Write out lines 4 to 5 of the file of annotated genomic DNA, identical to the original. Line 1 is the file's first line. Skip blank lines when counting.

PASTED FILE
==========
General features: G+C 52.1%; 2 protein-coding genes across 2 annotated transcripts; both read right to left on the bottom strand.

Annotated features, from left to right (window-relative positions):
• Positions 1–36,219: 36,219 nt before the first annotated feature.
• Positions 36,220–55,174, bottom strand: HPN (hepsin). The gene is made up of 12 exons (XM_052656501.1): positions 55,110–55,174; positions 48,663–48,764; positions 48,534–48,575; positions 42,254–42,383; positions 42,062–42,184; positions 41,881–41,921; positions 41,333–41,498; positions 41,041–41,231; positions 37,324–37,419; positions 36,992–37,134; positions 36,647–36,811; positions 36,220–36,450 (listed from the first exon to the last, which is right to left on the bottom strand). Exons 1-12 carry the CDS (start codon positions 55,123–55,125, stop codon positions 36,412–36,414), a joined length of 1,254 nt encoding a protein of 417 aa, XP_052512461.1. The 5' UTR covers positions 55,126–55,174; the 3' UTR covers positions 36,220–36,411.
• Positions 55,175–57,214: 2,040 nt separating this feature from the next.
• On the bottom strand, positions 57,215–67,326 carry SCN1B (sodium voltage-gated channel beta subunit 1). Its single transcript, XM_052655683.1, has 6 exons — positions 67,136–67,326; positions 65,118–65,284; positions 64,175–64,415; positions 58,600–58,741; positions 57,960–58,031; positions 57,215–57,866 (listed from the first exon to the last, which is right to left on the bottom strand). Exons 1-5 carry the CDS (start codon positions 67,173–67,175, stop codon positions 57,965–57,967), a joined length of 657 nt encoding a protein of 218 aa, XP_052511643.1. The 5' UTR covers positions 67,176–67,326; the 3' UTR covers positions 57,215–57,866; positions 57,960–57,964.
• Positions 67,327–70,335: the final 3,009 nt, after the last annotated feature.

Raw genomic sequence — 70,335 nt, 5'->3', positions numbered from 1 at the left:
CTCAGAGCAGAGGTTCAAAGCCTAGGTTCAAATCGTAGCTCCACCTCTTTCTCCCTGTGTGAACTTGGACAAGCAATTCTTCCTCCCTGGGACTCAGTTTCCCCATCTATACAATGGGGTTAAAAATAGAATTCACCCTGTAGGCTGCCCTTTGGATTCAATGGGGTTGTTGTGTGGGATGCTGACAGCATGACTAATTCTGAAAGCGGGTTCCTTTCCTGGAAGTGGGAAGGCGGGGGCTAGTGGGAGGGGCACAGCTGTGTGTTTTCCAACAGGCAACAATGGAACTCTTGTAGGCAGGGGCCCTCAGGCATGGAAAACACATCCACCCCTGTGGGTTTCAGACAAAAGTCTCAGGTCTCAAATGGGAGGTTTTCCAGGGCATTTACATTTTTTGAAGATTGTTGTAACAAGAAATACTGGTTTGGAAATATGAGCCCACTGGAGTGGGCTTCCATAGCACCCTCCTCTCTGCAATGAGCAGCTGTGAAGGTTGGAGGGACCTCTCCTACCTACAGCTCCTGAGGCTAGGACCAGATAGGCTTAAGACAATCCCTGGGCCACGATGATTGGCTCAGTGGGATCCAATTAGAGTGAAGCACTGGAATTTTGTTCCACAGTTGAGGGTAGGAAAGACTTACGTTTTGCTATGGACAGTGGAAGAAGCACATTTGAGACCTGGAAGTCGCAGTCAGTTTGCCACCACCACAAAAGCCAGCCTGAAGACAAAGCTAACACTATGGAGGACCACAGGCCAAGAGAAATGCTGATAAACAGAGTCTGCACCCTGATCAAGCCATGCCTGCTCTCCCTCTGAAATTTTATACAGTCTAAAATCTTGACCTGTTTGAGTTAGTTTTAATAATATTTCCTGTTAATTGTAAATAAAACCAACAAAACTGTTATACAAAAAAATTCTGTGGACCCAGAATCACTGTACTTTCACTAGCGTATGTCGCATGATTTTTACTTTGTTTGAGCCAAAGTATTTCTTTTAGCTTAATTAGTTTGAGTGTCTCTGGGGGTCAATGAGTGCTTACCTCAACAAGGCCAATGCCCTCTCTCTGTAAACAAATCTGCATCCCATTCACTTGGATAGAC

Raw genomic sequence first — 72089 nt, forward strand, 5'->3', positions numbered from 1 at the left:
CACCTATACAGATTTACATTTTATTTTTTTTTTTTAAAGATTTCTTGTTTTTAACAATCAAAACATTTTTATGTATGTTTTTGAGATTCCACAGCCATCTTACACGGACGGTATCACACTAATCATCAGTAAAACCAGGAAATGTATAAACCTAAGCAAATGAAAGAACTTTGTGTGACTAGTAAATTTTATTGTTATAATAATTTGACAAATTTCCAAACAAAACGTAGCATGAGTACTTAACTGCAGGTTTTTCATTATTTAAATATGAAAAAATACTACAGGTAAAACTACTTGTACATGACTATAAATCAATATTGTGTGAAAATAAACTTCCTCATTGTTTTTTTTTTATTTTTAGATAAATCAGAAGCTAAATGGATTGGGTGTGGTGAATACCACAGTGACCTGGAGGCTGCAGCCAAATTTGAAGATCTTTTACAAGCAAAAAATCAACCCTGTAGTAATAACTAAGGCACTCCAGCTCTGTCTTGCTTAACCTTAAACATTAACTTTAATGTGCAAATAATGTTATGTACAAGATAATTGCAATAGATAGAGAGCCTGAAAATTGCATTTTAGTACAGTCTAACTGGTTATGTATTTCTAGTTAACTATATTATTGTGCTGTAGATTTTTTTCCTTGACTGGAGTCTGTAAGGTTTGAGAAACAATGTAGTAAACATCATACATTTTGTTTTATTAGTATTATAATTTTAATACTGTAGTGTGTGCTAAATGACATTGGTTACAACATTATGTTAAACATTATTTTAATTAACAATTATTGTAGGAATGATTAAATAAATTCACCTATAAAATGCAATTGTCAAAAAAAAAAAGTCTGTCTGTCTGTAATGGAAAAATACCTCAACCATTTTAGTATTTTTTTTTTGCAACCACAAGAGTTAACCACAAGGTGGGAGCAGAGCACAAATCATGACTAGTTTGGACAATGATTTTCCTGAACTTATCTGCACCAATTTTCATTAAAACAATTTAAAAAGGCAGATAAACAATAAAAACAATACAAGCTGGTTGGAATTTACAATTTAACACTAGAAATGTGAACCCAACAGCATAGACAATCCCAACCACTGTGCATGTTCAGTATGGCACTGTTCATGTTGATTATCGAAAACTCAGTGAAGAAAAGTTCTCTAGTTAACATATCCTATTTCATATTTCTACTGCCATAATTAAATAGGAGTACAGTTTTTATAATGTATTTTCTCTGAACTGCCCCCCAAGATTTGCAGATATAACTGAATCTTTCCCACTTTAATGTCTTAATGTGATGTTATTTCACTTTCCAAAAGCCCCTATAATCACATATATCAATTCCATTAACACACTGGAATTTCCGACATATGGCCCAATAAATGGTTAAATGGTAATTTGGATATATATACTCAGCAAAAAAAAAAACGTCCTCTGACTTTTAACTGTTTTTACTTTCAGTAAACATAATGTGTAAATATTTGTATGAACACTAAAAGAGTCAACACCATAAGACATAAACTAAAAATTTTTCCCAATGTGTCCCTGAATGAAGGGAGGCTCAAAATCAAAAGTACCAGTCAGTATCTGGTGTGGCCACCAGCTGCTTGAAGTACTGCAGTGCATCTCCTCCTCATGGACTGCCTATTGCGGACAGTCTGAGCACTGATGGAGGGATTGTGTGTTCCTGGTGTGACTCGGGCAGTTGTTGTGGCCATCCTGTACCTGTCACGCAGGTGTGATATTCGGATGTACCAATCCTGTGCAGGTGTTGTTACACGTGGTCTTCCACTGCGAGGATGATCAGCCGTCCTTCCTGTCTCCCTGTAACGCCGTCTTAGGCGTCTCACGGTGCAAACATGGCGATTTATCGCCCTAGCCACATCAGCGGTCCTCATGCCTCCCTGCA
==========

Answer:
• Positions 36,220–55,174, bottom strand: HPN (hepsin). The gene is made up of 12 exons (XM_052656501.1): positions 55,110–55,174; positions 48,663–48,764; positions 48,534–48,575; positions 42,254–42,383; positions 42,062–42,184; positions 41,881–41,921; positions 41,333–41,498; positions 41,041–41,231; positions 37,324–37,419; positions 36,992–37,134; positions 36,647–36,811; positions 36,220–36,450 (listed from the first exon to the last, which is right to left on the bottom strand). Exons 1-12 carry the CDS (start codon positions 55,123–55,125, stop codon positions 36,412–36,414), a joined length of 1,254 nt encoding a protein of 417 aa, XP_052512461.1. The 5' UTR covers positions 55,126–55,174; the 3' UTR covers positions 36,220–36,411.
• Positions 55,175–57,214: 2,040 nt separating this feature from the next.